The blog was born out of a diagnosis of MS in 2011. Shortly after the diagnosis and while I was still in shock, a very good friend who happens to be here on WP, suggested to me that I might give writing poetry a chance; he had more confidence in me than I had. I almost laughed his suggestion out the window right there and then and I would have let it fly off with the birds if it had been left to me alone. But he kept nudging me, very gently and with such genuine faith in me that I decided to have a go. So I began; I would write a poem and then run it by him for feedback, which he gladly gave. This in itself was a massive step for me, to show someone what I had written, however “bad” it may be, and even more of a giant step to find myself in a place where I would accept constructive criticism, even if it was through slightly gritted teeth! When I look at this now, I can see that if we really have a desire to accomplish something, then all we need is encouragement, guidance and a huge dose of blind faith, in order to at least give it a chance.

So the blog was born. I write now for two main reasons, the first being therapy, helping myself manage the monster as I call it, which has set up a permanent home inside my body. And the second reason has followed gradually; I am enjoying writing and having fun with it. As a result of all this I have met, and continue to meet, some wonderful new people who I consider to be real friends even though we have not met in person and probably won’t (Now I can hear my mum!! – “Never say never!”) So while I’m rambling, I want to say a huge thank you to all of you on here for continuing to support and encourage me on this still very new journey; it is so very much appreciated. I know a little more about poetry now than I did and I am enjoying reading good poets and trying to improve my writing skills. I still know very little and I do have to say writing isn’t second nature to me; I do have to try hard to produce something I am reasonably satisfied with.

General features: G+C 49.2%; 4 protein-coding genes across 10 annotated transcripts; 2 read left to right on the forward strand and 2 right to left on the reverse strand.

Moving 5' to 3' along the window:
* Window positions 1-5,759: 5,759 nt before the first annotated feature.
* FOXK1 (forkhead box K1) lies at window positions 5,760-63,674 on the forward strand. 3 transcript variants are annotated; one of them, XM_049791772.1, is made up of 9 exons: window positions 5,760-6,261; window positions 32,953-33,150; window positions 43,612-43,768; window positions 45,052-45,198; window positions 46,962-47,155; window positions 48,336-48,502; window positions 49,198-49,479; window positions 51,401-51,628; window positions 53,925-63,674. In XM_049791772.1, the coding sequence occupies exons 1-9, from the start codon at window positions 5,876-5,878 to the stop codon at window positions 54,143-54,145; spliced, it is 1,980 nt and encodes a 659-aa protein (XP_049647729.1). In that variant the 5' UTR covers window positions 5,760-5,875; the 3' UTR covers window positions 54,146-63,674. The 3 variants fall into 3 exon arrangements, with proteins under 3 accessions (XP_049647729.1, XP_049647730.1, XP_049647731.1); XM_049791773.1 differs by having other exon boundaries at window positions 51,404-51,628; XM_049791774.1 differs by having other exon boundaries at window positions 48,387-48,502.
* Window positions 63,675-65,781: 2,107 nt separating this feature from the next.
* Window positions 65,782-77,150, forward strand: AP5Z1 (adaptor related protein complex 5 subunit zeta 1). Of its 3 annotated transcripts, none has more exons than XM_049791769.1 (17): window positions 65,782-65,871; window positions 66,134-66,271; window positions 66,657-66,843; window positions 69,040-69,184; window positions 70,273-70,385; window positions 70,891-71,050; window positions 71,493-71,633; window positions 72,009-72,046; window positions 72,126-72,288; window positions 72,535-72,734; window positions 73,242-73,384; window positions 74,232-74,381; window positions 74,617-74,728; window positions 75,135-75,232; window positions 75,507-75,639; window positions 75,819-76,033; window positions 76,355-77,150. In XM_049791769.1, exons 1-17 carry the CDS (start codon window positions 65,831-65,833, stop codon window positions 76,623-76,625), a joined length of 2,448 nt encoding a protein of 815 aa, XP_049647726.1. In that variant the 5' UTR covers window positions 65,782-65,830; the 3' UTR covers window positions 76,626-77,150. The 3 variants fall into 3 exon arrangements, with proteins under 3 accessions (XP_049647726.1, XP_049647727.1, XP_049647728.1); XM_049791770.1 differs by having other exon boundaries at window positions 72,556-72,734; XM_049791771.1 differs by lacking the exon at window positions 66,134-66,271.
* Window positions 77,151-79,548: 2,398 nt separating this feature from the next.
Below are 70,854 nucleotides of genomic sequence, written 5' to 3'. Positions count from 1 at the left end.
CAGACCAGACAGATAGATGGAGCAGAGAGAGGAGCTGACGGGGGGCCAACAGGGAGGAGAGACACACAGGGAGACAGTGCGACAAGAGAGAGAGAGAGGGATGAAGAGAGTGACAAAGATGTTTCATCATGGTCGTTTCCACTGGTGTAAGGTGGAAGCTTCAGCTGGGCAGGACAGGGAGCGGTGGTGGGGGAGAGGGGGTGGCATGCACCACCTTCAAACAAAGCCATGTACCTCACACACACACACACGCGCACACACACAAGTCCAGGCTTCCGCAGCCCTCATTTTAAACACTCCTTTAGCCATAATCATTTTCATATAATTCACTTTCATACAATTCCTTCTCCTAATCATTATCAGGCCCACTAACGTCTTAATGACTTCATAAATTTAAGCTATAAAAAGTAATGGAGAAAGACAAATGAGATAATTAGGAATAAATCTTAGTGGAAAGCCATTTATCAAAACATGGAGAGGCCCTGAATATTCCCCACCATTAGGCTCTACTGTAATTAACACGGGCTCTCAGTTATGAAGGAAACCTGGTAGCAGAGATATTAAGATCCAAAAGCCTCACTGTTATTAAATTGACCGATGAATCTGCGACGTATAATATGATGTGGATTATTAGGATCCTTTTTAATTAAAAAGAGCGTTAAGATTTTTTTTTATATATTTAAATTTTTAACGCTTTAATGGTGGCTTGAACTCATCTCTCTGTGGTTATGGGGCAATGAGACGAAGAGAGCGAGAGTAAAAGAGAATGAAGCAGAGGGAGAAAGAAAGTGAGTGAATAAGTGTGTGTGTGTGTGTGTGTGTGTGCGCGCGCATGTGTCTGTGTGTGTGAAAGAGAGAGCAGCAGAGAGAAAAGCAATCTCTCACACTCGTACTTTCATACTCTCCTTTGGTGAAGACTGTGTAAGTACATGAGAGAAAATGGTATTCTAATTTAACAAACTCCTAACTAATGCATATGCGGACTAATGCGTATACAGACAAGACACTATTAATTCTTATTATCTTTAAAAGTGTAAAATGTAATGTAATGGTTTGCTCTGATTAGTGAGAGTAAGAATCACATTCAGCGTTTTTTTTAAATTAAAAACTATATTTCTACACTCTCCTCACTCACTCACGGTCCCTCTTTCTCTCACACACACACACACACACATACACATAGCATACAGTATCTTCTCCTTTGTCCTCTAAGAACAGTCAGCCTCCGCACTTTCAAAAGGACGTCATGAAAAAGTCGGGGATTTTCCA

Back to the beginning of this post. I try to write and post poems which are optimistic and uplifting, even those relating to MS, because this helps me to stay in a positive place. But sometimes when I feel down, as I did recently, I write something accordingly, and find it difficult to include touches of humour, which I know I often do. There is no real conscious effort with this; I think it must be one of my coping strategies and thats no bad thing; I cherish my sense of humour, its a very necessary part of emotional healing. I think what I am trying to say is that when I post poems that seem to emerge from a darker place Im not feeling sorry for myself, I am simply saying how it feels. And I think that is appropriate, but whether it is appropriate here Im not sure and would appreciate your feedback.

The following poem is the one which prompted me to write what I have said above.

Diminished

Don’t try and tell me to focus on
what I can do rather than
what I cant.
Don’t try and tell me that I’m still
the same person I was before,
and don’t tell me what I
can’t do anymore doesn’t matter

because today the computer lead
came out from its socket and
the printer ran out of ink
and I was home alone;
I could fix nothing.
I am tear-streaming;
living in a body that’s
switching itself off.
I feel powerless, trapped
and diminished;
flailing around,
(“not waving but drowning”)
in a pointlessly raging sea of
wishing things were different.

And don’t tell me
tomorrow is another day.

(“Not Waving but Drowning – poem by Stevie Smith)

Dancing in the Dark

In my mind I am still Dancing
(with Bruce Springsteen)
in the Dark;
those kind, moonlit hours
that shower me with freedom
to feel like me again,
till daylight beckons when
I leave him to his Glory Days
and I to mine.
And they can be glorious
if I let them.
But I will dance again tonight;
I’m told there’s a new moon.

Bruce Springsteen – Album – Born in the USA. Released 1984

Dancing in the Dark
Glory Days

 

A little news and a poem – It’s ok to Cry

I am really chuffed that two of my poems have been featured in two
separate MS magazines this month. One is in the MS Trust magazine,
Open Door, and is part of an article I wrote about my diagnosis and my
ongoing journey living with MS. I’m not good at inserting links but if 
anyone would like to read the article it is easily accessed by searching
MS Trust, click on publications and the Open Door magazine. Click on “read as pdf”.
The other poem is one I wrote way back at the beginning of my diagnosis and
at the very start of my poetry writing. It is  one which I had forgotten
I had written until they reminded me!  Here it is:-

It’s Ok to Cry

“Oh, please don’t cry”,
they sometimes say,
though I think it’s their
discomfort, helplessness
for others’ strife.

But it’s ok to cry;
it untangles threads
of feeling, sorts them
into length, colour,
texture and weight

so the embroidery can begin again
under new light.

 

 

 

 

Trapped

Acceptance just flew away.

Accompanied two magpies as
they took off over gardens,
into distant fields now green again,
able to breath from welcome thaw.

I opened the door,
saw the grass,
sensed a sharp edged wind
as loving as it was harsh,
brush against a pale
complaisant sun.

And I wanted to run again.